Where did the word dollar come from, anyway?
Finally, a colorful word-origin story that turns out to be true. In 1516 a local potentate opened a silver mine and later a mint at a locale in Bohemia called Joachimsthal (literally, “dale of Joachim”). The mint began churning out coins known as Joachimsthalers, soon shortened to thalers and called dalers by the Dutch. The English corrupted this to dollar and apparently began applying the word to any large silver foreign coin. In North America, for instance, English settlers referred to the Spanish piece of eight, then in wide circulation, as the Spanish dollar.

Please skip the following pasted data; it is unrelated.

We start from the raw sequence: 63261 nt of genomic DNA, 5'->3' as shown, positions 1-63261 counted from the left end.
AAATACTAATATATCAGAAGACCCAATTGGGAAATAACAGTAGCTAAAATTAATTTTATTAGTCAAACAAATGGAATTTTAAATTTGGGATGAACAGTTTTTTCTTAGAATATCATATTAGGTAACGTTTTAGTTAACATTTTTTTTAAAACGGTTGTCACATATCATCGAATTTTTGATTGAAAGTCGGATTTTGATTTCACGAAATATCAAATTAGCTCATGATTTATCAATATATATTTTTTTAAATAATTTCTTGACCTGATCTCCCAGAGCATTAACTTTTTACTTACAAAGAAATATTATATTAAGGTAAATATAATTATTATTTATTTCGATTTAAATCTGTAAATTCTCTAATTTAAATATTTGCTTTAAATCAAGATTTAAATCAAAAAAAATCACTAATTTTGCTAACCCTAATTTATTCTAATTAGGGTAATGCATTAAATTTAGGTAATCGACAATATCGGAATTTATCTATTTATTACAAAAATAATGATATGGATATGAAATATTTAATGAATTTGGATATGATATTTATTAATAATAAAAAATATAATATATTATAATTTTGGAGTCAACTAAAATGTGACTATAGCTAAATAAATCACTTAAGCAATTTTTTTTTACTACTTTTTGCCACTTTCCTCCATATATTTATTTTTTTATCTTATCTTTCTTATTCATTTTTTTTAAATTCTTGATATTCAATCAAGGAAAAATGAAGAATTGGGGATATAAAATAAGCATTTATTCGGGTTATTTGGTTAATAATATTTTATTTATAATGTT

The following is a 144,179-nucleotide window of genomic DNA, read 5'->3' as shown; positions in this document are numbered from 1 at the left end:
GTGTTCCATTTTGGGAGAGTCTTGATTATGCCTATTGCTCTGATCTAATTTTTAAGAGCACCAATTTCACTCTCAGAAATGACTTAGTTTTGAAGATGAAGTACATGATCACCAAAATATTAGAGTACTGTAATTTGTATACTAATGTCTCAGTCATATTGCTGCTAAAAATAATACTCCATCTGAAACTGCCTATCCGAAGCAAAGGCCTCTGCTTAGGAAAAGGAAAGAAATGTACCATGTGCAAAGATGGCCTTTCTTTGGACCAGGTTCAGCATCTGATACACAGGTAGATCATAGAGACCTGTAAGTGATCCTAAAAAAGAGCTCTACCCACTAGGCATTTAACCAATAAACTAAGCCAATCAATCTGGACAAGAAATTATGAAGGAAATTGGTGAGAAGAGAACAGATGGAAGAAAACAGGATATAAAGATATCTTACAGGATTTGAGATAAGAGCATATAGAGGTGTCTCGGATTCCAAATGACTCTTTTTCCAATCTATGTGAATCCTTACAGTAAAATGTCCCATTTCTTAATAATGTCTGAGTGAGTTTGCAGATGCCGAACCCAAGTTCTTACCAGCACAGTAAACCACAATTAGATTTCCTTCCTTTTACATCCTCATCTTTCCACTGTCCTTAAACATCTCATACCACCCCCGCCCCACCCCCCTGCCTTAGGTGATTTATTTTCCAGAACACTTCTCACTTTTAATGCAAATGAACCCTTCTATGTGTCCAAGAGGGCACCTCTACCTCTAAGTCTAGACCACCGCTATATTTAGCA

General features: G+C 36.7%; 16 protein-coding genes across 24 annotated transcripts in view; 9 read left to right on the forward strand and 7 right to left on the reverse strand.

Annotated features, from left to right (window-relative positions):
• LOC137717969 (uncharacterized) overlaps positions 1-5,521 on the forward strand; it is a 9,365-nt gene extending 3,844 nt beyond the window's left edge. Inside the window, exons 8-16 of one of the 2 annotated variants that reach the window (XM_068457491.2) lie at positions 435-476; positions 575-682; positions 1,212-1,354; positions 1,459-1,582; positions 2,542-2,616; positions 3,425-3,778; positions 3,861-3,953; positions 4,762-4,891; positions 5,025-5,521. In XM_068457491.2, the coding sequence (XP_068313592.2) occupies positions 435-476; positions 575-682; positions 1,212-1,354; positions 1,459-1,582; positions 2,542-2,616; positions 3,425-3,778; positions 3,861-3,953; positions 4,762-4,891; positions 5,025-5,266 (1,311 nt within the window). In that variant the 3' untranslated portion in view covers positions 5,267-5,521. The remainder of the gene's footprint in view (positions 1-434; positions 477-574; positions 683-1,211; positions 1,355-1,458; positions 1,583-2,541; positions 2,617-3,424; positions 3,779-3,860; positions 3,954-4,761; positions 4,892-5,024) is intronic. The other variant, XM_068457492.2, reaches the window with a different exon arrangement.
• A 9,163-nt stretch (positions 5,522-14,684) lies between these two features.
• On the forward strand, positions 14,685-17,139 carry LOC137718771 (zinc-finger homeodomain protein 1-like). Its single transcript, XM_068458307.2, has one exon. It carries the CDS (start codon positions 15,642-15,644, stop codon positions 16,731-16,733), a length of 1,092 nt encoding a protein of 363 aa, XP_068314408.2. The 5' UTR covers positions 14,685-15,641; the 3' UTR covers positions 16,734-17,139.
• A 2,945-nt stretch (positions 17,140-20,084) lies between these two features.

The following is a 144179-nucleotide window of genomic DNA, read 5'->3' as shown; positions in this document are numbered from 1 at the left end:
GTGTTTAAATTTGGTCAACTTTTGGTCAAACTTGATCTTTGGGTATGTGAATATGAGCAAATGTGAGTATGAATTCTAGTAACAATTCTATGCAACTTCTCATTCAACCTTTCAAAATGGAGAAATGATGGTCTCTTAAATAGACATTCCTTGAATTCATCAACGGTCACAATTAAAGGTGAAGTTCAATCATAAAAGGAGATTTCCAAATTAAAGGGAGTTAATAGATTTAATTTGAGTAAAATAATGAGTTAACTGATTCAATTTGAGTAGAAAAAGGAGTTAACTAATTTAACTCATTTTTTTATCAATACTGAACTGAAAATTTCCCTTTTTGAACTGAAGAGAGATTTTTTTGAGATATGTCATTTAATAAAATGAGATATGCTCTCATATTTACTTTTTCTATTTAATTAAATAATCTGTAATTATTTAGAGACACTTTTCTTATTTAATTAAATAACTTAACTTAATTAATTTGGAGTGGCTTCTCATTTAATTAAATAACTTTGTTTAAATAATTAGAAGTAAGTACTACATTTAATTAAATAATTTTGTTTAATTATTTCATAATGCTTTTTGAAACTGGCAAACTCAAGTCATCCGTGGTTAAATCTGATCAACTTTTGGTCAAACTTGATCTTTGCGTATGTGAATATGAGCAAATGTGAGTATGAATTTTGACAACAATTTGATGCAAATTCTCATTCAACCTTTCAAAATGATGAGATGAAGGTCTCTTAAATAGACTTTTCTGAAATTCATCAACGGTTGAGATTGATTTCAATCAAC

For several years after independence Americans used whatever oddball coinage they could get their hands on, Spanish dollars included. But by and by they began thinking it was time to establish their own currency. Thomas Jefferson strongly opposed using the English system and urged that the basic monetary unit be called the dollar, a term people were already familiar with. The Continental Congress said what the hell and declared the dollar the U.S. monetary unit in 1785, although no U.S. dollars were actually minted until 1794. By 1837 Washington Irving was making snide references to “the almighty dollar,” and we’ve been slaves to the buck ever since.
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